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to many who could not have secured it in its previous form. We are happy to note, further, that it has proved a very considerable success. Four editions have been called for in this country; the Germans are printing a translation in parts; it is discussed in French and Italian periodicals; and an English edition is in preparation. The work is everywhere looked upon as an important contribution to political economy, and as an eloquent and vigorous discussion of imminent social problems. It is a wholesome sign of the growing liberality of the times that a work should be so cordially received and highly appreciated, while at the same time there is general and decisive dissent from its main conclusions. It is read and enjoyed for its humane spirit and the novelty and independence of its views; but we do not observe that Mr. George makes disciples who endorse his leading and distinctive doctrines. It is, however, admitted that he has contributed to the elucidation of political economy by his adverse criticism of prevailing opinions on that subject; and it is certainly no small merit to have done something for the advancement of this inquiry, and the clearing up of important economical questions.

Medical Heresies historically considered. A Series of Critical Essays on the Origin and Evolution of Sectarian Medicine, embracing a Special Sketch and Review of Homœopathy, Past and Present. By Gonsalvo C. Smythe, A. M., M. D., Professor of the Practice of Medicine, Central College of Physicians and Surgeons, Indianapolis. Philadelphia: Presley Blakiston. Pp. 228. Price, $1.25.

It was not the author's object in this volume to write a history of medicine, but simply to sketch the rise and fall of the different schools, sects, or systems of medicine, from the earliest historical period down to some of the more prominent heresies of the present day. The author writes with brevity, and does not enter into the consideration of the contemporaneous systems of philosophy or theology with which medicine in former times has been strangely and inconsistently commingled. All topics are also avoided which are merely of interest to the medical antiquarian. The author says in his preface: "My second object is to furnish the regular profession with some much-needed information in regard to homœopathy. Few busy practitioners have the time or inclination to investigate the claims of this school, and, although they are brought in contact with it daily, know little or nothing of its real principles. I have presented the principles of this school fairly, quoting the exact words of its founders at the expense of some repetition, in order that I might not be accused of misrepresentation. The discussion of these principles has been conducted from a scientific standpoint, and without ridicule, thus showing of what homœopathy consisted originally; and by quotations from the current literature of the school, with discussions thereon, showing what it is now. It is confidently believed that the condensed information contained in this little book will not be altogether without interest to the profession."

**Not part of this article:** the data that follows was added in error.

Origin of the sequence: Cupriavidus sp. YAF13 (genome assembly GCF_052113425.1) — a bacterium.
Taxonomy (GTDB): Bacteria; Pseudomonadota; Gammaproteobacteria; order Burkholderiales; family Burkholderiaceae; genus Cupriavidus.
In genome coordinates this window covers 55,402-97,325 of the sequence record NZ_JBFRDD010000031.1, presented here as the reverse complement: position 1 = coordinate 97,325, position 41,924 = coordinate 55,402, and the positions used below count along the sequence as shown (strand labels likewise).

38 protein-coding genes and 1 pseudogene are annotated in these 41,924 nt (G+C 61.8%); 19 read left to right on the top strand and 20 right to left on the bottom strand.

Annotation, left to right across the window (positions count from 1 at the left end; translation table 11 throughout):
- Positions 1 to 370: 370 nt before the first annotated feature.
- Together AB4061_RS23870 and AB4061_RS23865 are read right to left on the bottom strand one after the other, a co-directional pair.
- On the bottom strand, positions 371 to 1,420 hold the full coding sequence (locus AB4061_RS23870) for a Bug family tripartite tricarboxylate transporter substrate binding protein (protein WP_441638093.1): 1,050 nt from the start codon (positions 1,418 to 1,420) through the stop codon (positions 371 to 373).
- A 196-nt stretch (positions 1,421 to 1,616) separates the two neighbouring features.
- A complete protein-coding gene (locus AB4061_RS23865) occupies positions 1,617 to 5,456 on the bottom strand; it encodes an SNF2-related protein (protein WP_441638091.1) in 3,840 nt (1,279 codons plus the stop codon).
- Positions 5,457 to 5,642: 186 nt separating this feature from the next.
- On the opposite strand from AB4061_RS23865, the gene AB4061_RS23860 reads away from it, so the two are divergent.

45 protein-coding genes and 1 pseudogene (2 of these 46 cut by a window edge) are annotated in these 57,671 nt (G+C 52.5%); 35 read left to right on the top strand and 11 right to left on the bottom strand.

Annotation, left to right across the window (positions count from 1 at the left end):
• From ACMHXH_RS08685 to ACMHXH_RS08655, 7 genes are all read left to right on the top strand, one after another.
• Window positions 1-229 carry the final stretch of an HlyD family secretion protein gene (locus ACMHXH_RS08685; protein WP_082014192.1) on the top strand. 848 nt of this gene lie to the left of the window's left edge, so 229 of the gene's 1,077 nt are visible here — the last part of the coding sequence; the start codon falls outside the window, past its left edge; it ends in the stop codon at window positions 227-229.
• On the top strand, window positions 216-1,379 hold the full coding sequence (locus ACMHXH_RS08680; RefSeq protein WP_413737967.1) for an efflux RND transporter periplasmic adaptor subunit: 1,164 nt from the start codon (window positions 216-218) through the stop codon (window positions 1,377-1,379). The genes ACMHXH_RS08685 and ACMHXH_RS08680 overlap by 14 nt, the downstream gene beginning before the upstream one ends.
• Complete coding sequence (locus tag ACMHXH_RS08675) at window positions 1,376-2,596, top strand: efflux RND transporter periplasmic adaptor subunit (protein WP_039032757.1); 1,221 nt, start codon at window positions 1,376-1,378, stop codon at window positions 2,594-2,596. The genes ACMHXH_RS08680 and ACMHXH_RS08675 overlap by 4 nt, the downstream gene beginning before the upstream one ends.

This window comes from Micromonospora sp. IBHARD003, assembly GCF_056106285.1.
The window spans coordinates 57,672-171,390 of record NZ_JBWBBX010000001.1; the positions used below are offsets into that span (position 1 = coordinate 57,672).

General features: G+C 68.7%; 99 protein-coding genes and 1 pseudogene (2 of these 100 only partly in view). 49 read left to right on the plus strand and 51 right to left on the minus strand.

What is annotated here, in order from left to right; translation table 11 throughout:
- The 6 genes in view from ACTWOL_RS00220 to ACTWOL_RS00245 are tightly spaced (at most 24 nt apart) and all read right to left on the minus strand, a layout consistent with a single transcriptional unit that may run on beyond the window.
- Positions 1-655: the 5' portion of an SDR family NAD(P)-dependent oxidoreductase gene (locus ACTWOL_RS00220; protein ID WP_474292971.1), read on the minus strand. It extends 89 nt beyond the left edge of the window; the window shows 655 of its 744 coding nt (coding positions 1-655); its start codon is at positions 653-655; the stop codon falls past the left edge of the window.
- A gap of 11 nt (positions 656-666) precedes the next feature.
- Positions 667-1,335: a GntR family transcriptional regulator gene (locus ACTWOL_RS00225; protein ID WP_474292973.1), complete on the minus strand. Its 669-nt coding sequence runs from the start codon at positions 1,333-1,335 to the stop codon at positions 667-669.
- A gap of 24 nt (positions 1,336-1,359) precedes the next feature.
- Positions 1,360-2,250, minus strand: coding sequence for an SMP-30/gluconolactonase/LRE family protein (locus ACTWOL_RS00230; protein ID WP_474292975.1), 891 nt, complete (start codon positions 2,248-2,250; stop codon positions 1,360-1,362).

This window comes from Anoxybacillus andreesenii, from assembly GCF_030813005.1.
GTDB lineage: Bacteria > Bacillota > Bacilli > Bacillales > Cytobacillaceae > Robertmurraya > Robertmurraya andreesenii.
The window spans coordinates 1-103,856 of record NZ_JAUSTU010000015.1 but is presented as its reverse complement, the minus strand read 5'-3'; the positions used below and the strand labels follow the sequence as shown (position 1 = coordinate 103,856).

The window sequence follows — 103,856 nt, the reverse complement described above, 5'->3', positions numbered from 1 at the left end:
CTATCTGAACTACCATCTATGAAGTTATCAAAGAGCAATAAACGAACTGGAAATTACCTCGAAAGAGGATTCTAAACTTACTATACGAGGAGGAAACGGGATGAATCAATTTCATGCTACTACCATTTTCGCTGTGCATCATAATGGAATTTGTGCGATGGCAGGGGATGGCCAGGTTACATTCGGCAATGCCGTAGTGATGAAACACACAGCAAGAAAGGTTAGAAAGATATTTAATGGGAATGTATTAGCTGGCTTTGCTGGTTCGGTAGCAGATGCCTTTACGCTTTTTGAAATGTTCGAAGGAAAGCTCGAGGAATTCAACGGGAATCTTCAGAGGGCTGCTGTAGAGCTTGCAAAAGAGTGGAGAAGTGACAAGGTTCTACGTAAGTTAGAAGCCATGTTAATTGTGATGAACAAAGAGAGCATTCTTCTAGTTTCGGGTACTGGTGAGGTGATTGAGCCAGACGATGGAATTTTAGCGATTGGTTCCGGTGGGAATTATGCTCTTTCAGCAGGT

Passages from the Prose Writings of Matthew Arnold. New York: Macmillan & Co. Pp. 333. Price, $1.50.

Not only will the admirers of Matthew Arnold be gratified by this varied collection of his best utterances, but many, who are not familiar with or do not possess his works, will be glad of a representative volume like this, in which they can get some acquaintance with the thought of the eminent modern apostle of the gospel of "sweetness and light." The selections are systematic, being arranged under the heads of—I. Literature; II. Politics and Society; and III. Philosophy and Religion; and they have been collected with good judgment, and will prove very suggestive and gratifying to all cultivated readers.

The Journal of Physiology. Edited by Michael Foster, M. D., F. R. S., of Trinity College, Cambridge. Assisted in England by Drs. Gamgee, Rutherford, and Burdon-Sanderson; and in the United States by Drs. Bowditch, Martin, and Wood. New York: Macmillan & Co. No. 1, Vol. III.

We call renewed attention to this admirable periodical, the only one in English thoroughly devoted to original physiological research. The progress in the arts of physiological experimentation and the untiring assiduity of the laborers in this field are fruitful of important results which are